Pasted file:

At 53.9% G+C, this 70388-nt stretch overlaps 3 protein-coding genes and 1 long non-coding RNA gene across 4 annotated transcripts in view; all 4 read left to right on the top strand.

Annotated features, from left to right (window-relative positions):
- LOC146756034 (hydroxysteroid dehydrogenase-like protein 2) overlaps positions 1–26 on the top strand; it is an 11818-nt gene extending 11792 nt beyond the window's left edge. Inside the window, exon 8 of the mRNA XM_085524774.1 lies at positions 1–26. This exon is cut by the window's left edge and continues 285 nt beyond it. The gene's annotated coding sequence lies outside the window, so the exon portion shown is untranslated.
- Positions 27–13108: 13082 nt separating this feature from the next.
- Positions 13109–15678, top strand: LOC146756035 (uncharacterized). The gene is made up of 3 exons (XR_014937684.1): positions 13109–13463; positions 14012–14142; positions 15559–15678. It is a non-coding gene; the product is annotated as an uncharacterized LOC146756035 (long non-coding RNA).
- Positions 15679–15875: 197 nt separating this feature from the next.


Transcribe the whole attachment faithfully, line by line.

At 53.9% G+C, this 70388-nt stretch overlaps 3 protein-coding genes and 1 long non-coding RNA gene across 4 annotated transcripts in view; all 4 read left to right on the top strand.

Annotated features, from left to right (window-relative positions):
- LOC146756034 (hydroxysteroid dehydrogenase-like protein 2) overlaps positions 1–26 on the top strand; it is an 11818-nt gene extending 11792 nt beyond the window's left edge. Inside the window, exon 8 of the mRNA XM_085524774.1 lies at positions 1–26. This exon is cut by the window's left edge and continues 285 nt beyond it. The gene's annotated coding sequence lies outside the window, so the exon portion shown is untranslated.
- Positions 27–13108: 13082 nt separating this feature from the next.
- Positions 13109–15678, top strand: LOC146756035 (uncharacterized). The gene is made up of 3 exons (XR_014937684.1): positions 13109–13463; positions 14012–14142; positions 15559–15678. It is a non-coding gene; the product is annotated as an uncharacterized LOC146756035 (long non-coding RNA).
- Positions 15679–15875: 197 nt separating this feature from the next.